Lum: A+ customer services
October 18, 2014
For the past decade or so, I've been having trouble with my eyes. First it was eyesight changes because I was taking steroids, and then it was seeing double or triple and needing prisms in the lenses.
"You aren't going blind," my eye doctor said. "You're just cockeyed."
Dwight, who managed the penultimate incarnation of the Optical Shop, let me bring in frames from my "old-glasses drawer" and gave me good deals on new lenses. When Dwight opened Barton Perreira (a name I cannot come close to remembering), I followed like a puppy, and the lens game continued.
In September, another eye exam revealed, as usual, the need for more lenses, so back I went to the glasses drawer. I don't think these glasses go quite as far back as the 1970s, but I doubt if any of them were produced as recently as the 21st century.
A couple of days after I placed my new lens order with BP (now there's a name I can remember!), I got a call from Francis Bourdage, who told me that the lens people had broken the frame I had provided and would, of course, replace it free if I would come down and pick one out.
I said it was hardly their fault if a 30-year-old frame fell apart in their hands, to which he replied something to effect that I should not look a gift horse in the mouth. I shudder to think what the frames would sell for, but I gratefully picked one, and my residual feelings of guilt rapidly eroded and fell away.
Recommended Stories For You
A few years ago, I scraped a pair of glasses under the seat of my car, and when I took them to BP for replacement, they told me there was a year guarantee against damage. I said it was my own fault, but fault was not a consideration — new free lenses it was.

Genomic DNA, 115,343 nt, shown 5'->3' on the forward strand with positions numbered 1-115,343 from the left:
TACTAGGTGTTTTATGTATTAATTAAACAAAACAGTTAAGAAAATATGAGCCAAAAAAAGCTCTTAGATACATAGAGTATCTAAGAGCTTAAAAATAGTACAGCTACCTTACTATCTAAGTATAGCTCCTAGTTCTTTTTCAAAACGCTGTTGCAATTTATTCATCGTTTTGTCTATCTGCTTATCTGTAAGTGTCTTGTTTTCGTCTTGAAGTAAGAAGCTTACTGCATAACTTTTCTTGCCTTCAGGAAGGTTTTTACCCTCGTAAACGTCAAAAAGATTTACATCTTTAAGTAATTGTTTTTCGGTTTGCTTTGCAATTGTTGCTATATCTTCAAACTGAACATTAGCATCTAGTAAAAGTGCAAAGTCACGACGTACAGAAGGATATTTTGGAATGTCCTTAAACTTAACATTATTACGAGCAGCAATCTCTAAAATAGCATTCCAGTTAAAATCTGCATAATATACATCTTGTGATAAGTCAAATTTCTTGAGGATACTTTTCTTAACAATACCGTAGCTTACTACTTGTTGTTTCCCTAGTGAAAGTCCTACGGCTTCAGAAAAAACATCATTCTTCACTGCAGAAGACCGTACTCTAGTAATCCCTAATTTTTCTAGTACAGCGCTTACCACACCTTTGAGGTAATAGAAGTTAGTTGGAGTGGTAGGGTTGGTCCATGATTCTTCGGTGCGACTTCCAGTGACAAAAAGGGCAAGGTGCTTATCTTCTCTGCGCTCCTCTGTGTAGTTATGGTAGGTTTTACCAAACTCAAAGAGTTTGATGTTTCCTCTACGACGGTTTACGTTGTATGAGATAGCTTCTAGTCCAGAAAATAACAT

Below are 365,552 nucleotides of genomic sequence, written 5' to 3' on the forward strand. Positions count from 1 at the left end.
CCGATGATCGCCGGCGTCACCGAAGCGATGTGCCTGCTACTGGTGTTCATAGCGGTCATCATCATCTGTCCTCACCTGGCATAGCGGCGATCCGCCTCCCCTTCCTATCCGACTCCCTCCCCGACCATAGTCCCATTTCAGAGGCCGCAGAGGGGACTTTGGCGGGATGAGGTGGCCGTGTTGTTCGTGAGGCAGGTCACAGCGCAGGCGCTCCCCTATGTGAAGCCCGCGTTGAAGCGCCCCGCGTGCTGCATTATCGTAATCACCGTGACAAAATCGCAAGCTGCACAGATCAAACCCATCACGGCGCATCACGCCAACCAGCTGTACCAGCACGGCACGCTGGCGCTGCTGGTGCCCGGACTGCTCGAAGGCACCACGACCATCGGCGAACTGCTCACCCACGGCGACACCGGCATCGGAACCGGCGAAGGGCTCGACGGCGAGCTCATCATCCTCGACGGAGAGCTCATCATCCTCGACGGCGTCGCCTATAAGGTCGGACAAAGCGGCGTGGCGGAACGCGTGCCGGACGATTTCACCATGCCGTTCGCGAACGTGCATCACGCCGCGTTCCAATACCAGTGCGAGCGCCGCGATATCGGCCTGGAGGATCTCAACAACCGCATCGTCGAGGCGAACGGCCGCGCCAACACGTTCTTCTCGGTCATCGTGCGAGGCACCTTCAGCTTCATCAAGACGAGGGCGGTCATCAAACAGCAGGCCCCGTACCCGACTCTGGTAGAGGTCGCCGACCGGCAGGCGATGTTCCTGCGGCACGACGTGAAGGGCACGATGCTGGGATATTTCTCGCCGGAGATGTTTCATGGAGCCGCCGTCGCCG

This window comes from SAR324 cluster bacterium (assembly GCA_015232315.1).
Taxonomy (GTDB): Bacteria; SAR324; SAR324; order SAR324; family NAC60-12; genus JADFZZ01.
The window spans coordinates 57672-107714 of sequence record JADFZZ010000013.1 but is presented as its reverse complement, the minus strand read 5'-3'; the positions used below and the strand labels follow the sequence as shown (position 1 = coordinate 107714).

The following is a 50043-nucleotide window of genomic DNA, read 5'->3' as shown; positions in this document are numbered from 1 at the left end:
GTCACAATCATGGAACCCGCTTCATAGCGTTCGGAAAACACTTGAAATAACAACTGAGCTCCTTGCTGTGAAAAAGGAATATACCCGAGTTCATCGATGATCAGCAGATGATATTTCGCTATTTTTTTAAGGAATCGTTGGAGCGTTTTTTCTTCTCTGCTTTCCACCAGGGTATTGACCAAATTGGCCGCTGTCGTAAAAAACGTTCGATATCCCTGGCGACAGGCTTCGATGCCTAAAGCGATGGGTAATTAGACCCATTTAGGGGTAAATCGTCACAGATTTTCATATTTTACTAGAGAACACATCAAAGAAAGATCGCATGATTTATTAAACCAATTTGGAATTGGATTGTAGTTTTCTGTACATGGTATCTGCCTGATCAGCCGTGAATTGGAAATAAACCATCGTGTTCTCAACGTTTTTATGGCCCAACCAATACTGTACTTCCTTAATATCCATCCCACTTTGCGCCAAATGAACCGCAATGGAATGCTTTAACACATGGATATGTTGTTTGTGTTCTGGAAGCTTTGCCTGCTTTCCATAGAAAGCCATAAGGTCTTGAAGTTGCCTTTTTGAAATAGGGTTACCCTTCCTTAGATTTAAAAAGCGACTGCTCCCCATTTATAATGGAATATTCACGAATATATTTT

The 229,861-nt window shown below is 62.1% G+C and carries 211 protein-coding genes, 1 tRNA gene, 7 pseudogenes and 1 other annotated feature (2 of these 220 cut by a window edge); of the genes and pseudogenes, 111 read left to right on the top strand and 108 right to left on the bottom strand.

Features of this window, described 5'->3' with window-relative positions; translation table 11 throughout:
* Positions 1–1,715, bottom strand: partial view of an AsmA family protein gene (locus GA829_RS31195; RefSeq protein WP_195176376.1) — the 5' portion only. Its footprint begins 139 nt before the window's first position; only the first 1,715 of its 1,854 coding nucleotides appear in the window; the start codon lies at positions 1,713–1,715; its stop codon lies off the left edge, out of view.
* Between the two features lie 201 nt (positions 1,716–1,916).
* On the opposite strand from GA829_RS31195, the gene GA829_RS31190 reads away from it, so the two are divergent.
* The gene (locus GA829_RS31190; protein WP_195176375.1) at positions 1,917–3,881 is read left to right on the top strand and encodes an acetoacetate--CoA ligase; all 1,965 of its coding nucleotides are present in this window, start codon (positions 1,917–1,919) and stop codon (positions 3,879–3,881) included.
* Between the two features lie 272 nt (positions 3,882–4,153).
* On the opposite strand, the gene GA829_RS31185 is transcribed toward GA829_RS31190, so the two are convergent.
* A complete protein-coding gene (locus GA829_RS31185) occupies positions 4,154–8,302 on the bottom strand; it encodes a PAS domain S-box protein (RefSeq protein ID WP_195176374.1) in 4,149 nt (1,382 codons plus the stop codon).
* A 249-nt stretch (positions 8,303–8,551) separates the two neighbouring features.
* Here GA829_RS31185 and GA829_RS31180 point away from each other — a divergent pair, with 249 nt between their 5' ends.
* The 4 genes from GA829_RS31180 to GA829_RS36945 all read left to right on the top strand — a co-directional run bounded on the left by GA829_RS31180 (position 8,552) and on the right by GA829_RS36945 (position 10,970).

A few weeks after this windfall, I was feeling under the weather, and after taking my temperature (normal) and blood pressure (pretty much normal), I thought I should check my blood sugar to rule out any diabetes involvement.
I hadn't checked my blood for I-don't-know-how-many months. It had consistently been within acceptable range when I had checked it in the past, and I had just forgotten all about it. Now I stabbed my finger, but the meter wasn't interested in my blood.
After replacing the batteries to no avail, I then took the FreeStyle blood kit to Carl's Pharmacy to find out if I needed a new kit. Stacy and Molly both got on their computers and then the phone, at which point I was summoned to take the call and found that I was talking to India.
Nothing against Indians (will this word be changed to Native Americans when it comes out in the paper?), but I truly despise talking to India because my hearing sucks and between the accent and soft voices I can never understand squat.
After a torturous exchange of information (When did I buy the kit originally? Maybe a decade ago? More?), Molly saved me by taking the phone, and the upshot was that the man from India was going to send me a new FreeStyle blood-testing kit.
This I definitely did not deserve, and when I got another phone call from India wanting yet more information, it turned out that my testing strips were a year past their expiration date. Here was even more reason to tell me to buzz off.
But my Indian representative would not take "No, it's my fault" for an answer, and two days later a blood kit and a lifetime's worth of strips arrived at my new home mailbox.
Thanks, everybody, but really, you shouldn't have.
Su Lum is a longtime local who is grateful for small blessings. Her column appears every Wednesday in The Aspen Times. Reach her at firstname.lastname@example.org.